The childhood question has been answered of “when will I ever use math?”. There is a surprising amount of math involved in brewing. From conversion of gallons to barrels, to changing units of measurement for heat, energy, and pressure. All of these involve mathematical equations and require a high level of attention to ensure the correct amounts are calculated.
The Lesson Learned: Math plays an important role in brewing and checking your input numbers ensures the equation you are using provides the correct amounts.
I have always been terrible with math. I compensate this by doing a problem twice and if I get the same answer both times I know I have a better chance of certainty that I did the equation correctly. The syllabus for my Applied Engineering in Brewing class included a two page requirements list for submitting math homework. These requirements included boxing answers, using rulers when making straight lines, and using a French curve to make non-straight lines. Buried in the guidance was a key point for the student to look at their answer and think if that answer makes logical sense. For this weeks assignment this point turned out to be extremely valuable.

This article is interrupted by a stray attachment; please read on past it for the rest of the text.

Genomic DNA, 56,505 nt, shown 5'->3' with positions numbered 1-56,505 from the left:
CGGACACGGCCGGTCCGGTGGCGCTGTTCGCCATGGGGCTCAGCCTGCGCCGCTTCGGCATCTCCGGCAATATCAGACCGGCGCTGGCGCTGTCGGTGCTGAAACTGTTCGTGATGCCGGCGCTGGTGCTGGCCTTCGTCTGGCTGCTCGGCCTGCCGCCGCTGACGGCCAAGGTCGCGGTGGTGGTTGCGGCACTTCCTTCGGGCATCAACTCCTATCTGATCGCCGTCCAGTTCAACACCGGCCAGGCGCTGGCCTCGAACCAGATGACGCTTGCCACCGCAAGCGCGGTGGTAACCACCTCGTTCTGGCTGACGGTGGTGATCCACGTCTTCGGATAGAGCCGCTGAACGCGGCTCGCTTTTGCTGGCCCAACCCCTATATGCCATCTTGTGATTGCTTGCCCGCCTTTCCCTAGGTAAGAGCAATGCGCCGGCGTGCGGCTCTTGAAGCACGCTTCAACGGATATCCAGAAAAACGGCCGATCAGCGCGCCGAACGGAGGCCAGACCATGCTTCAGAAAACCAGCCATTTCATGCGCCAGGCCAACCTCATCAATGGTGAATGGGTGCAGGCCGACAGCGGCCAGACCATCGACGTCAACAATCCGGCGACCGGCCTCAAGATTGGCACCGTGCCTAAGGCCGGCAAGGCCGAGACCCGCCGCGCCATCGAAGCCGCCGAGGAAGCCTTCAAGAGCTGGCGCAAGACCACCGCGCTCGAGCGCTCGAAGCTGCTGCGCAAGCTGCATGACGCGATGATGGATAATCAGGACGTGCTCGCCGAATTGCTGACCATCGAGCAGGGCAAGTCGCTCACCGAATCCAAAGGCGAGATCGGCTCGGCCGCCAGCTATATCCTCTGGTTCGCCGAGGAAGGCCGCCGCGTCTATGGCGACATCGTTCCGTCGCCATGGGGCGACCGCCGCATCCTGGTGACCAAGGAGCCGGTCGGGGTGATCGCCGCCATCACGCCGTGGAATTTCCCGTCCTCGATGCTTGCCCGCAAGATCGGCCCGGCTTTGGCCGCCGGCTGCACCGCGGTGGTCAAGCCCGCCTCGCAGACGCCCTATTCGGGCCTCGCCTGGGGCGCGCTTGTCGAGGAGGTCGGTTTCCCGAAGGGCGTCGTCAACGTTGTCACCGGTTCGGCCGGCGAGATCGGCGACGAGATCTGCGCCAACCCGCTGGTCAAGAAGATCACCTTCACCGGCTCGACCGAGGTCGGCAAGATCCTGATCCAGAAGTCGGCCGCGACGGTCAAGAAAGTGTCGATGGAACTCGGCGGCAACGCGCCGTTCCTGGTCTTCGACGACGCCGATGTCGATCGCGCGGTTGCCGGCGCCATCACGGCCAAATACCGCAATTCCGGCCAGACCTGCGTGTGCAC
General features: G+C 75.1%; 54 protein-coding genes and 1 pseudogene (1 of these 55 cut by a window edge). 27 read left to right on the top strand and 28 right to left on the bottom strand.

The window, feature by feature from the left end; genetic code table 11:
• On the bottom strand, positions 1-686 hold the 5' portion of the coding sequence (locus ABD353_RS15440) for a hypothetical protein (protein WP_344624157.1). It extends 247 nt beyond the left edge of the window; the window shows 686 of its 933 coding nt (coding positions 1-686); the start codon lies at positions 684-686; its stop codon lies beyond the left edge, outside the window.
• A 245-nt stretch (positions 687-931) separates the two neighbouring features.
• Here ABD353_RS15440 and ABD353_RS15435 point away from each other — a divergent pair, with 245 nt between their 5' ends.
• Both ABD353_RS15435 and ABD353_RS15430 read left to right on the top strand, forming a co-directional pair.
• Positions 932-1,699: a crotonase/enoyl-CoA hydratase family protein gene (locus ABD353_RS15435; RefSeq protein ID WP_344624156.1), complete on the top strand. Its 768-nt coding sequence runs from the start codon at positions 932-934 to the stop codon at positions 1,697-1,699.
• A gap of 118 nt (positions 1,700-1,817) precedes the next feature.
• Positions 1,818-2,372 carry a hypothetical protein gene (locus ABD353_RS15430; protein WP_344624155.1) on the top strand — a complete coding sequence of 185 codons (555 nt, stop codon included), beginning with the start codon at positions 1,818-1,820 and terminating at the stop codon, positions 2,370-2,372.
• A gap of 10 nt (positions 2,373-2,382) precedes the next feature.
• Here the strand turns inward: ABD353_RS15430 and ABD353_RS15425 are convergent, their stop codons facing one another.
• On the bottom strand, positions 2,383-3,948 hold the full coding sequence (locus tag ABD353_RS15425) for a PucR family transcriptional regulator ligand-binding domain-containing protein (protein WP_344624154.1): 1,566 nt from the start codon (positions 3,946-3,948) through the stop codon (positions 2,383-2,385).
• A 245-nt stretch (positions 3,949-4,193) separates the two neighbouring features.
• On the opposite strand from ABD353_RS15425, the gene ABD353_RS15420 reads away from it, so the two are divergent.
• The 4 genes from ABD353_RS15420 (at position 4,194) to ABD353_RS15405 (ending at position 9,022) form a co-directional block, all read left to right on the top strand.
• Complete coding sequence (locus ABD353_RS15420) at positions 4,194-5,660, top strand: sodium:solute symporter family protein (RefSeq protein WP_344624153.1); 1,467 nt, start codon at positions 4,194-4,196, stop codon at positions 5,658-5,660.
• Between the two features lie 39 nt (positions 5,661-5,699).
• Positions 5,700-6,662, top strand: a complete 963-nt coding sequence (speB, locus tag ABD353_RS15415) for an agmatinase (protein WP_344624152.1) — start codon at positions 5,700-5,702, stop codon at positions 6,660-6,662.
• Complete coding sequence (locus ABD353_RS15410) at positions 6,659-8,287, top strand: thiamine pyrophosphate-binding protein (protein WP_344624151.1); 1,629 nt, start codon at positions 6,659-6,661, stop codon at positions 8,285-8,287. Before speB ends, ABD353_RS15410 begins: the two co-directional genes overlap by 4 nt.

This week we had our first homework assignment for the class to show that we understand some basics mathematical equations. One of these problems involved calculating the liters per minute of beer made by Molson Coors when given the annual output of beer by the brewery. After I did the math I came up with 1.62 Liters per minute. While that seemed like a large amount on my homebrew system it seemed rather small for a large brewery to be producing just over a liter and a half every minute. I did the equation again and got the same answer. It was only when I went back to look at the original homework assignment page did I realize that the annual output given was 600,000,000 not 6,000 like I had been using. This amount gave me an liters per second output of 1339.6 L/min.
For those interested in figuring out your volume per second based on annual production the equation is in the picture for the post.
How can I apply this lesson: Checking the source of your information is always important. Not only can this result in wildly different flavors in beer if using the wrong amount of malt or hops but also beyond brewing. I’m sure seeking source information has applications for life outside of brewing, but my classes continue so I’m going to focus on that. Check your math and always look to see if the answer makes logical sense.